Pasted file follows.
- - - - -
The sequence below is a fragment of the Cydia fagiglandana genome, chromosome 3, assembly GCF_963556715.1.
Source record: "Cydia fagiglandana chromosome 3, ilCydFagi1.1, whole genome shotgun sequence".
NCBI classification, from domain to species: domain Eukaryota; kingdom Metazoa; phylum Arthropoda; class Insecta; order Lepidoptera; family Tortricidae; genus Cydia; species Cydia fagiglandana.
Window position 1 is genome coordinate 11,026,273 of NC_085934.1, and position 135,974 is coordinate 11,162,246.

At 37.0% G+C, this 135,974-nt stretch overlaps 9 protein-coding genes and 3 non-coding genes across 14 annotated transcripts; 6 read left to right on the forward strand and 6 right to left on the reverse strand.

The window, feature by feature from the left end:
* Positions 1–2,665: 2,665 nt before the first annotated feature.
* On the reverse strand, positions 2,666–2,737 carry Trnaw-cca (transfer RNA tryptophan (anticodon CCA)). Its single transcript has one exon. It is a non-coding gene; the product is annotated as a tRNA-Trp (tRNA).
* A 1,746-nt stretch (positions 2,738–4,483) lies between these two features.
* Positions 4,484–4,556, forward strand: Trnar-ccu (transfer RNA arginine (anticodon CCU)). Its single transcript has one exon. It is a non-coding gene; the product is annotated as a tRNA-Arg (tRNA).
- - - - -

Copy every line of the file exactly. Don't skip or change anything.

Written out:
The sequence below is a fragment of the Cydia fagiglandana genome, chromosome 3, assembly GCF_963556715.1.
Source record: "Cydia fagiglandana chromosome 3, ilCydFagi1.1, whole genome shotgun sequence".
NCBI classification, from domain to species: domain Eukaryota; kingdom Metazoa; phylum Arthropoda; class Insecta; order Lepidoptera; family Tortricidae; genus Cydia; species Cydia fagiglandana.
Window position 1 is genome coordinate 11,026,273 of NC_085934.1, and position 135,974 is coordinate 11,162,246.

At 37.0% G+C, this 135,974-nt stretch overlaps 9 protein-coding genes and 3 non-coding genes across 14 annotated transcripts; 6 read left to right on the forward strand and 6 right to left on the reverse strand.

The window, feature by feature from the left end:
* Positions 1–2,665: 2,665 nt before the first annotated feature.
* On the reverse strand, positions 2,666–2,737 carry Trnaw-cca (transfer RNA tryptophan (anticodon CCA)). Its single transcript has one exon. It is a non-coding gene; the product is annotated as a tRNA-Trp (tRNA).
* A 1,746-nt stretch (positions 2,738–4,483) lies between these two features.
* Positions 4,484–4,556, forward strand: Trnar-ccu (transfer RNA arginine (anticodon CCU)). Its single transcript has one exon. It is a non-coding gene; the product is annotated as a tRNA-Arg (tRNA).